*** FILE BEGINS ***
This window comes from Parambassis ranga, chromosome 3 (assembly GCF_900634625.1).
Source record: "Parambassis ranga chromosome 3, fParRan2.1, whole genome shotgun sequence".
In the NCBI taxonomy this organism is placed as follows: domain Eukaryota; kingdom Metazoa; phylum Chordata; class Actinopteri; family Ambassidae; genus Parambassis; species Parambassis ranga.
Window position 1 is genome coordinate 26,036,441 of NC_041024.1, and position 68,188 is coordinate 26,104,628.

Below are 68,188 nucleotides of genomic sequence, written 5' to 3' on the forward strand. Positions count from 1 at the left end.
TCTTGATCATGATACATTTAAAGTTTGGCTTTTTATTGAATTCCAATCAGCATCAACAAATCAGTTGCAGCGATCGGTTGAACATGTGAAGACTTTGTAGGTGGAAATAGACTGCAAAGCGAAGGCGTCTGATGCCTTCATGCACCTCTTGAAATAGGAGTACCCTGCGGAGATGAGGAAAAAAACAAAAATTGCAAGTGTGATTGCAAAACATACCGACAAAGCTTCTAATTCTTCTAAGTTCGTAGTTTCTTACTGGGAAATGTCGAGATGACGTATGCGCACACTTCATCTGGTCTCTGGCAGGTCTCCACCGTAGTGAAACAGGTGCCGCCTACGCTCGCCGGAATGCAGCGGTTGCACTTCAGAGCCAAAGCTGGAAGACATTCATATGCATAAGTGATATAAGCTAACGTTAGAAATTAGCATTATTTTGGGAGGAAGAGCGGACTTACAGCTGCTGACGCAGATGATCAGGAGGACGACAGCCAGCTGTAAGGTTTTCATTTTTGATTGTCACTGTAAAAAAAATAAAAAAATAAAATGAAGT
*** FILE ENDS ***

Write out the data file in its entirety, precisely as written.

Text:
This window comes from Parambassis ranga, chromosome 3 (assembly GCF_900634625.1).
Source record: "Parambassis ranga chromosome 3, fParRan2.1, whole genome shotgun sequence".
In the NCBI taxonomy this organism is placed as follows: domain Eukaryota; kingdom Metazoa; phylum Chordata; class Actinopteri; family Ambassidae; genus Parambassis; species Parambassis ranga.
Window position 1 is genome coordinate 26,036,441 of NC_041024.1, and position 68,188 is coordinate 26,104,628.

Below are 68,188 nucleotides of genomic sequence, written 5' to 3' on the forward strand. Positions count from 1 at the left end.
TCTTGATCATGATACATTTAAAGTTTGGCTTTTTATTGAATTCCAATCAGCATCAACAAATCAGTTGCAGCGATCGGTTGAACATGTGAAGACTTTGTAGGTGGAAATAGACTGCAAAGCGAAGGCGTCTGATGCCTTCATGCACCTCTTGAAATAGGAGTACCCTGCGGAGATGAGGAAAAAAACAAAAATTGCAAGTGTGATTGCAAAACATACCGACAAAGCTTCTAATTCTTCTAAGTTCGTAGTTTCTTACTGGGAAATGTCGAGATGACGTATGCGCACACTTCATCTGGTCTCTGGCAGGTCTCCACCGTAGTGAAACAGGTGCCGCCTACGCTCGCCGGAATGCAGCGGTTGCACTTCAGAGCCAAAGCTGGAAGACATTCATATGCATAAGTGATATAAGCTAACGTTAGAAATTAGCATTATTTTGGGAGGAAGAGCGGACTTACAGCTGCTGACGCAGATGATCAGGAGGACGACAGCCAGCTGTAAGGTTTTCATTTTTGATTGTCACTGTAAAAAAAATAAAAAAATAAAATGAAGT